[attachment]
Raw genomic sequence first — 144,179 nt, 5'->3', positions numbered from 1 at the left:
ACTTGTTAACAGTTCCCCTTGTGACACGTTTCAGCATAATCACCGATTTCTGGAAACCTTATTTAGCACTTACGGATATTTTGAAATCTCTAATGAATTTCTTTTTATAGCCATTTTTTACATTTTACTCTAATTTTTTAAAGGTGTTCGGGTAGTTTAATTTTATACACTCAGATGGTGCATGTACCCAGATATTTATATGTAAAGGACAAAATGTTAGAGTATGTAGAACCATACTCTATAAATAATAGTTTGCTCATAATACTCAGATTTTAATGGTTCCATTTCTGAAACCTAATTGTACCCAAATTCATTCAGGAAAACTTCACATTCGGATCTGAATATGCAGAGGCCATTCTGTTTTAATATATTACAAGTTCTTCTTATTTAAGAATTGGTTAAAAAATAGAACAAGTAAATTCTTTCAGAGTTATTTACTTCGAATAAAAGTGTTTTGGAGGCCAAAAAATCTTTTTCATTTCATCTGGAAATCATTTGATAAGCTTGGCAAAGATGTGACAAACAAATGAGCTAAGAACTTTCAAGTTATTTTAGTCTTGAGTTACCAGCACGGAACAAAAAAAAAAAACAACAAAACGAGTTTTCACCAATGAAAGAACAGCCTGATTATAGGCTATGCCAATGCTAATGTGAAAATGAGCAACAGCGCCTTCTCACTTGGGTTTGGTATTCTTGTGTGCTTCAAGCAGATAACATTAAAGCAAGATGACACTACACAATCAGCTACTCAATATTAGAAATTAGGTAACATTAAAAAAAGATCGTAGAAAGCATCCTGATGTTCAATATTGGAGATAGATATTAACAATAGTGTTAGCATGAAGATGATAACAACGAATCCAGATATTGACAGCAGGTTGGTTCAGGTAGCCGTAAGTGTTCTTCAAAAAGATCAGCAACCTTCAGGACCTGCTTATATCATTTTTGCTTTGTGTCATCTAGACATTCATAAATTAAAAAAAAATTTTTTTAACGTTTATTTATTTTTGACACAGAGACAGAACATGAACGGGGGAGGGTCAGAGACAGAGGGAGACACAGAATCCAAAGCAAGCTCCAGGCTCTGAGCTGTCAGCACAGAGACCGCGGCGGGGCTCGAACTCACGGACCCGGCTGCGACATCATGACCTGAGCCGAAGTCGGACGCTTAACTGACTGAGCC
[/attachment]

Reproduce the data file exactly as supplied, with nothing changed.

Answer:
Raw genomic sequence first — 144,179 nt, 5'->3', positions numbered from 1 at the left:
ACTTGTTAACAGTTCCCCTTGTGACACGTTTCAGCATAATCACCGATTTCTGGAAACCTTATTTAGCACTTACGGATATTTTGAAATCTCTAATGAATTTCTTTTTATAGCCATTTTTTACATTTTACTCTAATTTTTTAAAGGTGTTCGGGTAGTTTAATTTTATACACTCAGATGGTGCATGTACCCAGATATTTATATGTAAAGGACAAAATGTTAGAGTATGTAGAACCATACTCTATAAATAATAGTTTGCTCATAATACTCAGATTTTAATGGTTCCATTTCTGAAACCTAATTGTACCCAAATTCATTCAGGAAAACTTCACATTCGGATCTGAATATGCAGAGGCCATTCTGTTTTAATATATTACAAGTTCTTCTTATTTAAGAATTGGTTAAAAAATAGAACAAGTAAATTCTTTCAGAGTTATTTACTTCGAATAAAAGTGTTTTGGAGGCCAAAAAATCTTTTTCATTTCATCTGGAAATCATTTGATAAGCTTGGCAAAGATGTGACAAACAAATGAGCTAAGAACTTTCAAGTTATTTTAGTCTTGAGTTACCAGCACGGAACAAAAAAAAAAAACAACAAAACGAGTTTTCACCAATGAAAGAACAGCCTGATTATAGGCTATGCCAATGCTAATGTGAAAATGAGCAACAGCGCCTTCTCACTTGGGTTTGGTATTCTTGTGTGCTTCAAGCAGATAACATTAAAGCAAGATGACACTACACAATCAGCTACTCAATATTAGAAATTAGGTAACATTAAAAAAAGATCGTAGAAAGCATCCTGATGTTCAATATTGGAGATAGATATTAACAATAGTGTTAGCATGAAGATGATAACAACGAATCCAGATATTGACAGCAGGTTGGTTCAGGTAGCCGTAAGTGTTCTTCAAAAAGATCAGCAACCTTCAGGACCTGCTTATATCATTTTTGCTTTGTGTCATCTAGACATTCATAAATTAAAAAAAAATTTTTTTAACGTTTATTTATTTTTGACACAGAGACAGAACATGAACGGGGGAGGGTCAGAGACAGAGGGAGACACAGAATCCAAAGCAAGCTCCAGGCTCTGAGCTGTCAGCACAGAGACCGCGGCGGGGCTCGAACTCACGGACCCGGCTGCGACATCATGACCTGAGCCGAAGTCGGACGCTTAACTGACTGAGCC